Jane Doe v. Regional School Unit No. 21

2011 | Cited 0 times | D. Maine | August 16, 2011


Both sides in this case arising under the Individuals with Disabilities Education Act ("IDEA"), 20 U.S.C. § 1415, seek leave to add materials to the administrative record. The plaintiff's motion (Docket No. 20) is unopposed, and, accordingly, is granted, as indicated at the oral argument that was held on the motions on August 5, 2011. A portion of the defendant's motion is unopposed as well, encompassing Exhibits 1 and 7-9 (Docket Nos. 19-1 and 19-7 through 19-9) attached to its motion (Docket No. 17), and that portion of the motion is granted also. The parties' dispute concerns Exhibits 2-6 to the defendant's motion (Docket Nos. 19-2 through 19-6) and the affidavits of four individuals (Docket Nos. 17-1 through 17-4). For the reasons that follow, I grant the defendant's motion to supplement the record, and will allow the plaintiff to take limited depositions of these individuals that will displace their affidavits.

The action is brought pursuant to 20 U.S.C. § 1415, which provides, in relevant part, that a party aggrieved by the decision of a hearing officer with respect to the free public education provided to a disabled child may bring an action in federal court in which the court "shall hear additional evidence at the request of a party." 20 U.S.C. § 1415(i)(2)(C). The First Circuit has interpreted this statutory language to require a reviewing court to grant a party leave to present additional evidence only when that party presents "solid justification" for such supplementation of the record. Roland M. v. Concord Sch. Comm., 910 F.2d 983, 996 (1st Cir. 1990). The defendant relies on language from an early First Circuit construction of the statute, Town of Burlington v. Department of Educ., 736 F.2d 773 (1st Cir. 1984), in which one of four listed possible reasons for allowing supplementation of the administrative record is "evidence concerning relevant events occurring subsequent to the administrative hearing," id. at 790.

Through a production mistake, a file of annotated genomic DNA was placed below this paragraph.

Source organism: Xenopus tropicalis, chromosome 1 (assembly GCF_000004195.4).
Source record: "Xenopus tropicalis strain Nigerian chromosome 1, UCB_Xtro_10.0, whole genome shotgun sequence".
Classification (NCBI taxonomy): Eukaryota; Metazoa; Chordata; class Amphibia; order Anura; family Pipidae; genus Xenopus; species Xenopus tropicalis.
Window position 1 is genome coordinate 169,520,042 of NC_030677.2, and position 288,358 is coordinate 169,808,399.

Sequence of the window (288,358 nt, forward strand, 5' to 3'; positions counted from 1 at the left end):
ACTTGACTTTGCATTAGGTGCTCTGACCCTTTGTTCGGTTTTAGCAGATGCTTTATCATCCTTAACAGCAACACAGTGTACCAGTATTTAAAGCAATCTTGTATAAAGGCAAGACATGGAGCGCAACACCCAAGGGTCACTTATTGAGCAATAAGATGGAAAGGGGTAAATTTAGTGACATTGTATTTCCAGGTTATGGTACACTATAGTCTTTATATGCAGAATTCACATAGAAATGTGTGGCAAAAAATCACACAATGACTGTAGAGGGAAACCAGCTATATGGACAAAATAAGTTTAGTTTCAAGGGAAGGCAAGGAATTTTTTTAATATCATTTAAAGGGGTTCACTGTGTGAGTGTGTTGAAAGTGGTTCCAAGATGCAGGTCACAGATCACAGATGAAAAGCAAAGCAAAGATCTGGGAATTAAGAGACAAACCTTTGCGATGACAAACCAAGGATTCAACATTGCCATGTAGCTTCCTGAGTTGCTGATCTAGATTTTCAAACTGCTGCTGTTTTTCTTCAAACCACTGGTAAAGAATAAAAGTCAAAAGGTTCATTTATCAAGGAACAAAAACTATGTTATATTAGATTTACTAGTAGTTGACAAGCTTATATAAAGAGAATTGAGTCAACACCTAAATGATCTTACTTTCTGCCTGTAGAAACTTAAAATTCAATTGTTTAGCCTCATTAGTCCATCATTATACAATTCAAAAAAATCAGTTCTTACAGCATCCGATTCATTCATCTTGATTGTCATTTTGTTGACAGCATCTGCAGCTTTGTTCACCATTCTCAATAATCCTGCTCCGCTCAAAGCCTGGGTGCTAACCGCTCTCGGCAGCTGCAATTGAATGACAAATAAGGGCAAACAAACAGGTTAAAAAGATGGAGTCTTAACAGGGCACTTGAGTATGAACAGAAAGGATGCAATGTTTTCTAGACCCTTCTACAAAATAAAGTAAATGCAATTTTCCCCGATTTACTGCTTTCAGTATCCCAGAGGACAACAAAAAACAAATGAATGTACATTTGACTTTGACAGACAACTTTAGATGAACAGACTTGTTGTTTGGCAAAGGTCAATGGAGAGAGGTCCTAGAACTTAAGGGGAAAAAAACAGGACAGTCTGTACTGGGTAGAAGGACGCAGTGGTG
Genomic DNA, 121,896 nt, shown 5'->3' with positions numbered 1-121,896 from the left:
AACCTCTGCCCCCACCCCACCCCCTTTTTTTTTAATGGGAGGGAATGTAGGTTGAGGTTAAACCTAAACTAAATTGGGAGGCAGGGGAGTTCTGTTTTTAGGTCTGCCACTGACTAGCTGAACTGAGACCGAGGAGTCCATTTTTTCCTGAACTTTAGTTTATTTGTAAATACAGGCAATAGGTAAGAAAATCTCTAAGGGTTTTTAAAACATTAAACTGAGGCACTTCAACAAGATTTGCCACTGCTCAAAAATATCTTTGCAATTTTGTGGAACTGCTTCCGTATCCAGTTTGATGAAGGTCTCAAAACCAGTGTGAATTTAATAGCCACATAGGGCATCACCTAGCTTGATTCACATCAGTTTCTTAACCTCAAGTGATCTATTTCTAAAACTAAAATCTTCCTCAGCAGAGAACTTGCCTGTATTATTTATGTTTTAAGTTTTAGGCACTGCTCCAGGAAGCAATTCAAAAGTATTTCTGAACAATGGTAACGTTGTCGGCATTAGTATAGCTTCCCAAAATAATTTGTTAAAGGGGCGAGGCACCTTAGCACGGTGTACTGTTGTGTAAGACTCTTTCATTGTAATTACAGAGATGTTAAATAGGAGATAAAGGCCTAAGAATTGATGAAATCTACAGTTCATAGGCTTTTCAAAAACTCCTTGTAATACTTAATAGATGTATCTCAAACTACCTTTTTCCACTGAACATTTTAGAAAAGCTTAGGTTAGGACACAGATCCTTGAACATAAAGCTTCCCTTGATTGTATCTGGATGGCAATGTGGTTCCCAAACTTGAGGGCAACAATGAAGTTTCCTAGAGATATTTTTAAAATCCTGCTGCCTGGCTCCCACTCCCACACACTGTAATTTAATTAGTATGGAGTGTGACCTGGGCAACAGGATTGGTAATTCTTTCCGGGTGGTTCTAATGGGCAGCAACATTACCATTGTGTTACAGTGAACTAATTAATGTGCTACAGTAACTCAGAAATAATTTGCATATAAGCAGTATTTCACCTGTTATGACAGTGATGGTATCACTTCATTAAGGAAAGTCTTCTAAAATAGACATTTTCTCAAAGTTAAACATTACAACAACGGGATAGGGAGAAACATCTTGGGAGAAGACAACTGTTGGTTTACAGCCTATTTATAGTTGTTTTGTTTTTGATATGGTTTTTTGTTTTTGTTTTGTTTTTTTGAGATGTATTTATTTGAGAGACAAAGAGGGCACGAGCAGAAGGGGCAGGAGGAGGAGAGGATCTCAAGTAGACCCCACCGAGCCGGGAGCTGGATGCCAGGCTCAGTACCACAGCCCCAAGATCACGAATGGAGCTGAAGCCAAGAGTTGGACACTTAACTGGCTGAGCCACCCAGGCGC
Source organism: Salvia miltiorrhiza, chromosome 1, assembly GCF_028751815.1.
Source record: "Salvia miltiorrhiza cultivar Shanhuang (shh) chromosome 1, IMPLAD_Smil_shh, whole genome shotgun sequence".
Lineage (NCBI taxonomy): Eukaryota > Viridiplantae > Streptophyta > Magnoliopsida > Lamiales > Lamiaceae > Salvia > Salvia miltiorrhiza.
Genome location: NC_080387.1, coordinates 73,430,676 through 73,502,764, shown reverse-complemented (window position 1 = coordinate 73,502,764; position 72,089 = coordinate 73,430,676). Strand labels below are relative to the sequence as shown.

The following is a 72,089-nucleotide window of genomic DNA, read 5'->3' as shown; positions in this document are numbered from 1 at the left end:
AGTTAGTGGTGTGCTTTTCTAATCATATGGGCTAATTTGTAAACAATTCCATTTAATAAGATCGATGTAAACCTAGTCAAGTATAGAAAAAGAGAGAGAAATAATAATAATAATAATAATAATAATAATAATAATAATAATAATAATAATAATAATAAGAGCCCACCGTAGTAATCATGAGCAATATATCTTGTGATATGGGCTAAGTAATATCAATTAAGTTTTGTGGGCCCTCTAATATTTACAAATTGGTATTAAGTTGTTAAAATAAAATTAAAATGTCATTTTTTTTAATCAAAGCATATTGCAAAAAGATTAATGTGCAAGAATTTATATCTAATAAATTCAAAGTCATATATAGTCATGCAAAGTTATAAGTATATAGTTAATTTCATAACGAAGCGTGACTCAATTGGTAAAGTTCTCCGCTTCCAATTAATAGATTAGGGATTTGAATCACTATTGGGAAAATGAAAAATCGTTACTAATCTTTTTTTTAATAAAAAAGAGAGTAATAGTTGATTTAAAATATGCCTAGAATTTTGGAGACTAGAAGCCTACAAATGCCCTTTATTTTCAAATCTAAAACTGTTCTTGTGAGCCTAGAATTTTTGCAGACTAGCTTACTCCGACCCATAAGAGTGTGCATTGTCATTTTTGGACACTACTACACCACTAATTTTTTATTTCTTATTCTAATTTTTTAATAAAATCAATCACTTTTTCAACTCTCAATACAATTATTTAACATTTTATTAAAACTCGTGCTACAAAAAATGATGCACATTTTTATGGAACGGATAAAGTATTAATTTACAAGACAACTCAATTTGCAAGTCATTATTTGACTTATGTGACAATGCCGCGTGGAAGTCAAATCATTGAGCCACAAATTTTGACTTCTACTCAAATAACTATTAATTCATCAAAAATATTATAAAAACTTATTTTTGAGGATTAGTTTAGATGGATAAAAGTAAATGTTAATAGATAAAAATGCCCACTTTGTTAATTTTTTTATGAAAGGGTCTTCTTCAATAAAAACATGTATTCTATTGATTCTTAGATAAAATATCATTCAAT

As the First Circuit has clarified, a party has no absolute right to adduce additional evidence upon request:

As a means of assuring that the administrative process is accorded its due weight and that judicial review does not become a trial de novo, thereby rendering the administrative hearing nugatory, a party seeking to introduce additional evidence at the district court level must provide some solid justification for doing so. To determine whether this burden has been satisfied, judicial inquiry begins with the administrative record. A district court should weigh heavily the important concerns of not allowing a party to undercut the statutory role of administrative expertise, the unfairness involved in one party's reserving its best evidence for trial, the reason the witness did not testify at the administrative hearing, and the conservation of judicial resources.

Roland M., 910 F.2d at 996 (citation and internal punctuation omitted).

To the extent that "[t]he evidence the [defendant] now propose[s] to adduce sheds light on the manner in which specialized services actually have been provided to [the minor plaintiff], including the IEP [Individualized Education Program] developed for [him]," it "would be relevant, non-cumulative and helpful were the court to reach the question whether the [minor plaintiff's] placement . . . was appropriate." C.G. and B.S. v. Five Town Community Sch. Dist., 436 F.Supp.2d 181, 186 (D. Me. 2006). Similarly, proposed evidence that sheds light on the appropriateness of the IEP properly at issue in light of the severity of the minor plaintiff's disabilities may also be added to the record. Id. It must also be borne in mind that "an administrative hearing witness is rebuttably presumed to be foreclosed from testifying" before this court. Town of Burlington, 736 F.2d at 791. Such witnesses should be allowed to testify only about post-hearing events and only if their testimony is both relevant and not cumulative. See Mr. and Mrs. I. v. MSAD No. 55, No. Civ.04-165-P-H, 2004 WL 2397402 (D. Me. Oct. 27, 2004), at *2.